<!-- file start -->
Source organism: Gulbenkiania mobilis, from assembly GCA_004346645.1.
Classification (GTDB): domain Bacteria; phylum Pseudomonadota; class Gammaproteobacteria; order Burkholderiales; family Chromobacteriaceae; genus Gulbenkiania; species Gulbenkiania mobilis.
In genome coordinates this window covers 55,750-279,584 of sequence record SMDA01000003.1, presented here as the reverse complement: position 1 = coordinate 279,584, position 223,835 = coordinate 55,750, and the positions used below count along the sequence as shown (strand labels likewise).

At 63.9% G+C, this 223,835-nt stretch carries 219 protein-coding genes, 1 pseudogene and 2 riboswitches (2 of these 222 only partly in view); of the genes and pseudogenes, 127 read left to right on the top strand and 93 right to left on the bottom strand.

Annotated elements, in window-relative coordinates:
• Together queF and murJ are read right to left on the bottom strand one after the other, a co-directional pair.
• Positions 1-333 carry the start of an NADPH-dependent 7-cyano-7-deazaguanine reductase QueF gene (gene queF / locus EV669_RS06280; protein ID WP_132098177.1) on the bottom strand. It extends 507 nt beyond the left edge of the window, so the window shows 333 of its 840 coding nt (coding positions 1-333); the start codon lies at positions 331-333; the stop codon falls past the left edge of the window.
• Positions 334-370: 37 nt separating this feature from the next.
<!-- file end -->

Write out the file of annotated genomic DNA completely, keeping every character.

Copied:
Source organism: Gulbenkiania mobilis, from assembly GCA_004346645.1.
Classification (GTDB): domain Bacteria; phylum Pseudomonadota; class Gammaproteobacteria; order Burkholderiales; family Chromobacteriaceae; genus Gulbenkiania; species Gulbenkiania mobilis.
In genome coordinates this window covers 55,750-279,584 of sequence record SMDA01000003.1, presented here as the reverse complement: position 1 = coordinate 279,584, position 223,835 = coordinate 55,750, and the positions used below count along the sequence as shown (strand labels likewise).

At 63.9% G+C, this 223,835-nt stretch carries 219 protein-coding genes, 1 pseudogene and 2 riboswitches (2 of these 222 only partly in view); of the genes and pseudogenes, 127 read left to right on the top strand and 93 right to left on the bottom strand.

Annotated elements, in window-relative coordinates:
• Together queF and murJ are read right to left on the bottom strand one after the other, a co-directional pair.
• Positions 1-333 carry the start of an NADPH-dependent 7-cyano-7-deazaguanine reductase QueF gene (gene queF / locus EV669_RS06280; protein ID WP_132098177.1) on the bottom strand. It extends 507 nt beyond the left edge of the window, so the window shows 333 of its 840 coding nt (coding positions 1-333); the start codon lies at positions 331-333; the stop codon falls past the left edge of the window.
• Positions 334-370: 37 nt separating this feature from the next.